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Capitalization and Safe Harbor: Know the Rules

 

Whenever you spend money on your business, the expense is either deducted on your federal tax return in the year it is incurred or depreciated over time. But much more is involved than just that. And when you hear terms like capitalization and safe harbor, it can feel even more complicated. Here are details to help you better understand the process.

  • Deductible costs: These are the day-to-day costs of operating your business, such as rent, insurance, maintenance, and office supplies. The Internal Revenue Service lets you deduct all these "ordinary and necessary expenses" during the taxable year in which they are incurred.
  • Capital costs: These are payments you make to acquire or improve your building and equipment. These costs, such as upgrading an HVAC system, are considered to be business investments that add to the value of your asset. Capital costs are depreciated on tax returns over the course of their "useful life" as determined by the IRS. The useful life of a laptop, for instance, is three years, whereas the useful life of telecommunications equipment is seven years. Sometimes, intangible assets, such as patents and trademarks, are considered capital expenses.

It seems straightforward. But, in fact, determining whether a cost must be capitalized over X years isn't as easy as it looks. And, to make accounting even more fun, the IRS has a "de minimis safe harbor election" that lets you deduct expenses that you otherwise would capitalize.

De-what?

The de minimis (Latin for "concerning the smallest things") safe harbor is a yearly tax return election that allows you to deduct expenses for tangible property that costs below a certain threshold. Essentially, it gives taxpayers an immediate but limited tax break on items that otherwise would take many years to depreciate.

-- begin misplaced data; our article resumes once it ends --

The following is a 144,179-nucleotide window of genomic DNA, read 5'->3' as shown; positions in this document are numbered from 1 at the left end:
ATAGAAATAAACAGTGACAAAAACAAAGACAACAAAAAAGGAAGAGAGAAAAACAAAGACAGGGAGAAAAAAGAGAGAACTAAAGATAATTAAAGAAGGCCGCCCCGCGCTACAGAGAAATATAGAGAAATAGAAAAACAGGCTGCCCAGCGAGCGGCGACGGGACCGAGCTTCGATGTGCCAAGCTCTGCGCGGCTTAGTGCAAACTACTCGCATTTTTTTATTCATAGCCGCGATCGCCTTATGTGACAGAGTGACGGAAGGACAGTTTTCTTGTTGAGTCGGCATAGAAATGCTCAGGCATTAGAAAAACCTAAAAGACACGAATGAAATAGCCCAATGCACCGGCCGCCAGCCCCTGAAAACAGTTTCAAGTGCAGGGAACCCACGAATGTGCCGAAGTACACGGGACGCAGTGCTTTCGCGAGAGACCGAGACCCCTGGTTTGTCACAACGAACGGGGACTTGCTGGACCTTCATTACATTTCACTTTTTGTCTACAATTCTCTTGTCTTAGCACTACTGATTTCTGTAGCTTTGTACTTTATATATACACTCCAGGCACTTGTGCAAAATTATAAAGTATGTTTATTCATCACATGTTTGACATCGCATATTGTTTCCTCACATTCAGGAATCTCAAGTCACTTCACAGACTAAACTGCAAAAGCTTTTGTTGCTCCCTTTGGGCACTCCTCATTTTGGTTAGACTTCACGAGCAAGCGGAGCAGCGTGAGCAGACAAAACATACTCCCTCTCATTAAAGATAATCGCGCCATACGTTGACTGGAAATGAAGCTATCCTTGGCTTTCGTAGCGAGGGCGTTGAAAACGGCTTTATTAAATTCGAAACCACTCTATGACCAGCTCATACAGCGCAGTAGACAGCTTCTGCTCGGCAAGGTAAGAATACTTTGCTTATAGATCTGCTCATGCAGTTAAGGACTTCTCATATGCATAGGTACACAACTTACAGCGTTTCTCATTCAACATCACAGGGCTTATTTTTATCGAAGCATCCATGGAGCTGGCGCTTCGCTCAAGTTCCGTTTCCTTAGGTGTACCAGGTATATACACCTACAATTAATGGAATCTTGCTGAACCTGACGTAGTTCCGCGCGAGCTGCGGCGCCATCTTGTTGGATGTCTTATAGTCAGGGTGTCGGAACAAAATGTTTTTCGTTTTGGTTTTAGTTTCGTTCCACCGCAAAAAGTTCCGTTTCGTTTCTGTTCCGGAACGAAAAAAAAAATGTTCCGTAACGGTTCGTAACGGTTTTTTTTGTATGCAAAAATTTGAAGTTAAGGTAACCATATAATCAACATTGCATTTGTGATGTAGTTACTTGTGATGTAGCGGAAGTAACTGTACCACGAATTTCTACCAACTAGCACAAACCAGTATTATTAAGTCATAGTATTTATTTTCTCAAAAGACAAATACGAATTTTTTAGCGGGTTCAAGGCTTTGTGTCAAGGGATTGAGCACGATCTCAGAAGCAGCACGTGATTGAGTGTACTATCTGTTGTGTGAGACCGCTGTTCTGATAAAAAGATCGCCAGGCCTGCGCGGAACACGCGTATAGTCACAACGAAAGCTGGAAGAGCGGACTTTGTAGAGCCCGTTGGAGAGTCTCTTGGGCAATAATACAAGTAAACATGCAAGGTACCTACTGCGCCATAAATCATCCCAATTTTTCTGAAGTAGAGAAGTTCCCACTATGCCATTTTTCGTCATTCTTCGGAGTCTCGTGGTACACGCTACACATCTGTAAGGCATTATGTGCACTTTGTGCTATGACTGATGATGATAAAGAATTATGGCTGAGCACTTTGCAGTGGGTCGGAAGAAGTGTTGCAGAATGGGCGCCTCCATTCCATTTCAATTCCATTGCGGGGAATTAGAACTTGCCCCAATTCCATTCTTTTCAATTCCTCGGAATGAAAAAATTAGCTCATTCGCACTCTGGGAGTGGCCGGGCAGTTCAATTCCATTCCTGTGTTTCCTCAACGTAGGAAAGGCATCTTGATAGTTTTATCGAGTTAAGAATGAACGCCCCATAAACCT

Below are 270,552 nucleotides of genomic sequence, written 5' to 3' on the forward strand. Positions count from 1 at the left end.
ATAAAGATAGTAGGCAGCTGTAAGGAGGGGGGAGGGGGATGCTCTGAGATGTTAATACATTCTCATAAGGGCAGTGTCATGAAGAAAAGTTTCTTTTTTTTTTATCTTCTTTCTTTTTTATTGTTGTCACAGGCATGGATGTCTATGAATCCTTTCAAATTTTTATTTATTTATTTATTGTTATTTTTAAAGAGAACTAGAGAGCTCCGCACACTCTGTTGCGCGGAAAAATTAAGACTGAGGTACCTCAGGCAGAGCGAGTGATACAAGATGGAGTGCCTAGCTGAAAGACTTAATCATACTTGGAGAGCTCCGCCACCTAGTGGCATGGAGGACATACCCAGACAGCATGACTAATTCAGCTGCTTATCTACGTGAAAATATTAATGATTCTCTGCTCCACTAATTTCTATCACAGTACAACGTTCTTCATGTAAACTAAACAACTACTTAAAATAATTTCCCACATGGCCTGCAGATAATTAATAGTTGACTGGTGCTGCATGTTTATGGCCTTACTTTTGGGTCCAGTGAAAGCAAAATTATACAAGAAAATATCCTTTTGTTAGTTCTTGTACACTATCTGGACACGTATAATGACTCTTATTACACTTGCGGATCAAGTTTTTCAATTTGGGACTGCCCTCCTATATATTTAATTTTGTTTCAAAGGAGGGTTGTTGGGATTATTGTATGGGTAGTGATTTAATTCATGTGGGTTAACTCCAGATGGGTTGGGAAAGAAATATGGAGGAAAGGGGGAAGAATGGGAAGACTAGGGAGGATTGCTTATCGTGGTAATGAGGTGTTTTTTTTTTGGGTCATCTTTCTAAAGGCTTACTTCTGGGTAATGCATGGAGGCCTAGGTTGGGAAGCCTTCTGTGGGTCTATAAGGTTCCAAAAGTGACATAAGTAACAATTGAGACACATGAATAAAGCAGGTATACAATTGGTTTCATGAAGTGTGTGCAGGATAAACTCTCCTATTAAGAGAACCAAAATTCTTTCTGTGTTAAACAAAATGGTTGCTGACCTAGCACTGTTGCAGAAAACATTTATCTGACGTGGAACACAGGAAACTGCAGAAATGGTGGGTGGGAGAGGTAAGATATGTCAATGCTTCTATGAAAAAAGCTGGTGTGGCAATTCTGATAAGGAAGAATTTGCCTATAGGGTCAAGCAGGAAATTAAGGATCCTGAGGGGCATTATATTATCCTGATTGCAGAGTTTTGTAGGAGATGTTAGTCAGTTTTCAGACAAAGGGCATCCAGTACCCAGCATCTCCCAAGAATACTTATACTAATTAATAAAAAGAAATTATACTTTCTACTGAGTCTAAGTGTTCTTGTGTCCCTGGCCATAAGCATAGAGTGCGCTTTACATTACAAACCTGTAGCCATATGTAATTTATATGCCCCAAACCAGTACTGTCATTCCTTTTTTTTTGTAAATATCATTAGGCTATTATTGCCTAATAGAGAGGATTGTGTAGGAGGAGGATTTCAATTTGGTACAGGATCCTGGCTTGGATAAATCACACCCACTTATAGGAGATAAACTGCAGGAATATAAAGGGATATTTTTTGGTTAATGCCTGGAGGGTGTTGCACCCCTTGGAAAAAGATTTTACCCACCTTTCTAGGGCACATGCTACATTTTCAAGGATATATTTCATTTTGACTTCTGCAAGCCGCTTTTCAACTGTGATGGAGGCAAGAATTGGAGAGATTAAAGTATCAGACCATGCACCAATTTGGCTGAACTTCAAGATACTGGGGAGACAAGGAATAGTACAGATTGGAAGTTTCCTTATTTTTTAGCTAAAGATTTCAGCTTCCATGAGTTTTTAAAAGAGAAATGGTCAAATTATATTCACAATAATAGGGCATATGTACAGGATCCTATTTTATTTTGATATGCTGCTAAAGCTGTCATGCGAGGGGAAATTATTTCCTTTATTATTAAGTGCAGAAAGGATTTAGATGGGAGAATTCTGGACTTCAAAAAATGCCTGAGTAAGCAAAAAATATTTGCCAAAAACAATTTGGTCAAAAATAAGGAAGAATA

The IRS has been busy lately increasing the threshold from $500 to $2,500 for businesses that don't have an audited financial statement, something many small businesses do not have. This means that if your small business bought, for example, a computer for $2,499, you might be able to deduct the entire amount on that year's tax return, instead of over many years. For businesses that maintain an audited financial statement, the threshold continues to be $5,000.

De minimis safe harbor is considered to be a good thing because taking immediate tax deductions simplifies recordkeeping and increases tax refunds.

How to make "de maximis" of your de minimis

  • Ensure that you expense all tangible property costs below $2,500.
  • Because the de minimis safe harbor threshold can be applied to any and all tangible property purchases below $2,500, ensure that your bookkeeping staff applies the threshold to each qualifying item.

This is just an introduction to an important topic—there's a lot more to know. Give us a call today, and we'll help you take charge of your purchases.

 

 
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Seidel Schroeder CPA
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Office: (979) 836-6131
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Our firm provides the information in this e-newsletter for general guidance only, and does not constitute the provision of legal advice, tax advice, accounting services, investment advice, or professional consulting of any kind. The information provided herein should not be used as a substitute for consultation with professional tax, accounting, legal, or other competent advisers. Before making any decision or taking any action, you should consult a professional adviser who has been provided with all pertinent facts relevant to your particular situation. Tax articles in this e-newsletter are not intended to be used, and cannot be used by any taxpayer, for the purpose of avoiding accuracy-related penalties that may be imposed on the taxpayer. The information is provided "as is," with no assurance or guarantee of completeness, accuracy, or timeliness of the information, and without warranty of any kind, express or implied, including but not limited to warranties of performance, merchantability, and fitness for a particular purpose.
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